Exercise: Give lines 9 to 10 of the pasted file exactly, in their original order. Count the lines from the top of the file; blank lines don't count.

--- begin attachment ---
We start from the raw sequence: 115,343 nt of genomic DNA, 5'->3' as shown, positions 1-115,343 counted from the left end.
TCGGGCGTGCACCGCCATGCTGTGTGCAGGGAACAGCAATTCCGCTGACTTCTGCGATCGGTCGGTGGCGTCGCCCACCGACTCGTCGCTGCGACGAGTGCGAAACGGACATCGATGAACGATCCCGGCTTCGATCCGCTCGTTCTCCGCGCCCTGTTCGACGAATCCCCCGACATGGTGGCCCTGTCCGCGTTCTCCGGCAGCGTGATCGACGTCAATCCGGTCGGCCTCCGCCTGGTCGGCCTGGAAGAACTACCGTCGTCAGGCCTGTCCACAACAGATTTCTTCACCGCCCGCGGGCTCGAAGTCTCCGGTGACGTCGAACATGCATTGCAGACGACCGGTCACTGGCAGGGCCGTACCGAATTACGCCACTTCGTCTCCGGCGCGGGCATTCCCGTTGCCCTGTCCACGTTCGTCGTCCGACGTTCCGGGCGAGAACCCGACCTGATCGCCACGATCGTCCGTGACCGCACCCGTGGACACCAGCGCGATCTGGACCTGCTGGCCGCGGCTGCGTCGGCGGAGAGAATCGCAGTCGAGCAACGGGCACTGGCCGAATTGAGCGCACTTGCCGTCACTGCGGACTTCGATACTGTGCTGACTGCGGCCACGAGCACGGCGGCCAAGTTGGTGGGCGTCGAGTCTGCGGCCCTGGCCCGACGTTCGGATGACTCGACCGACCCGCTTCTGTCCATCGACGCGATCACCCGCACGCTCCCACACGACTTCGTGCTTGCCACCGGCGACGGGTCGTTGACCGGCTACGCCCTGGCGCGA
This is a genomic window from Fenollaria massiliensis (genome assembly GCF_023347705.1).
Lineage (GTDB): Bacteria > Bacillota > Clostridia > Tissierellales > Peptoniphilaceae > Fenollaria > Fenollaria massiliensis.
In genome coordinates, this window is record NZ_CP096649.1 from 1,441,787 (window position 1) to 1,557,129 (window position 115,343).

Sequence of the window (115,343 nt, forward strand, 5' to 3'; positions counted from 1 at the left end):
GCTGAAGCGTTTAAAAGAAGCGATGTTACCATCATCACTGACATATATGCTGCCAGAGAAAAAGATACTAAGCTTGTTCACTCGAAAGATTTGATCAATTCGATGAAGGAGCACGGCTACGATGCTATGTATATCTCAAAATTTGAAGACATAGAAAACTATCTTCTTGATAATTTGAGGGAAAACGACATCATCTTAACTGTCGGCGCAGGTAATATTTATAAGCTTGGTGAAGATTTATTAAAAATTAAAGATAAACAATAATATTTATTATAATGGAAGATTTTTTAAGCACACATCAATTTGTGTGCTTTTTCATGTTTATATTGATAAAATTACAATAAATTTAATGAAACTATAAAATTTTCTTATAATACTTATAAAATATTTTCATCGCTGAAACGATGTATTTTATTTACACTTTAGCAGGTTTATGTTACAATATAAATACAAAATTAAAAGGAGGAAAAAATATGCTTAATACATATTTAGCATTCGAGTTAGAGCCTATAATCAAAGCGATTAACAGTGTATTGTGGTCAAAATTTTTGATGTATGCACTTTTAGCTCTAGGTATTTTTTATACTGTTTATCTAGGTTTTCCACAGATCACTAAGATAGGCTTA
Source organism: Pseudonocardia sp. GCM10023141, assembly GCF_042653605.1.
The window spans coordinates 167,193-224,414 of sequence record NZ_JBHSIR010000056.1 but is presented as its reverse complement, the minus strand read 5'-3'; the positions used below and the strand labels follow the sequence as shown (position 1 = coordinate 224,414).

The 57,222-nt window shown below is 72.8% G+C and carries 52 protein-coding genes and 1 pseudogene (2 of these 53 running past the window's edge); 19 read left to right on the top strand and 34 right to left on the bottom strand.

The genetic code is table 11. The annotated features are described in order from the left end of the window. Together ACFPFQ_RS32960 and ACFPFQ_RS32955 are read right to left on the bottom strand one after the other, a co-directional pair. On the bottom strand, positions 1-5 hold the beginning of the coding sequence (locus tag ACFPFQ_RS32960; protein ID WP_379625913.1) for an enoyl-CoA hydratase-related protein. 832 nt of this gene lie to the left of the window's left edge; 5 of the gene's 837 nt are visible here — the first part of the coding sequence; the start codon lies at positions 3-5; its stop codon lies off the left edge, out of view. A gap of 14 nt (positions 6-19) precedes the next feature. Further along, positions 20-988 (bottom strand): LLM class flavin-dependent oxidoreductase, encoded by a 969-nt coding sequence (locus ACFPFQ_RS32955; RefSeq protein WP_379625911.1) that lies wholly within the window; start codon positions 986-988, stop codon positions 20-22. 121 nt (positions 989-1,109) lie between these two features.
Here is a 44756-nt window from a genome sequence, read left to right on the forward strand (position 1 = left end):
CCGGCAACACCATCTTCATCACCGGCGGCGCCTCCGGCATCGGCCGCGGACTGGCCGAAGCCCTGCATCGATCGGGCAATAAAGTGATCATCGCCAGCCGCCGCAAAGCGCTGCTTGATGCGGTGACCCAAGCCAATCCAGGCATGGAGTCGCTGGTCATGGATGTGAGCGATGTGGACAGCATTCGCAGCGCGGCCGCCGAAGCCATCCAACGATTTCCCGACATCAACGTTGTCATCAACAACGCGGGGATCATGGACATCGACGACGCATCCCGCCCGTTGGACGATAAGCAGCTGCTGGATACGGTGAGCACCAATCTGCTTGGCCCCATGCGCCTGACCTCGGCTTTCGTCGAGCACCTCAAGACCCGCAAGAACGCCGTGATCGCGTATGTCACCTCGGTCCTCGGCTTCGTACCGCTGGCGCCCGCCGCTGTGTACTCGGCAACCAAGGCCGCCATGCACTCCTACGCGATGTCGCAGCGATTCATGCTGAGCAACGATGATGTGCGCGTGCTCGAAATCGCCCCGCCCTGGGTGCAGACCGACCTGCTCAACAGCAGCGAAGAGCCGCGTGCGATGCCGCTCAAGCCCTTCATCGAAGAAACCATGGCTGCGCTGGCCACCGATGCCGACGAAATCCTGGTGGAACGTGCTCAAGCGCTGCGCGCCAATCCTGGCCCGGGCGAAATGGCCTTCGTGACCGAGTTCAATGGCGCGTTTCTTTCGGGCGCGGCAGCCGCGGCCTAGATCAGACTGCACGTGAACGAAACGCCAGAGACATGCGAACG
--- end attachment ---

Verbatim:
The window spans coordinates 167,193-224,414 of sequence record NZ_JBHSIR010000056.1 but is presented as its reverse complement, the minus strand read 5'-3'; the positions used below and the strand labels follow the sequence as shown (position 1 = coordinate 224,414).

The 57,222-nt window shown below is 72.8% G+C and carries 52 protein-coding genes and 1 pseudogene (2 of these 53 running past the window's edge); 19 read left to right on the top strand and 34 right to left on the bottom strand.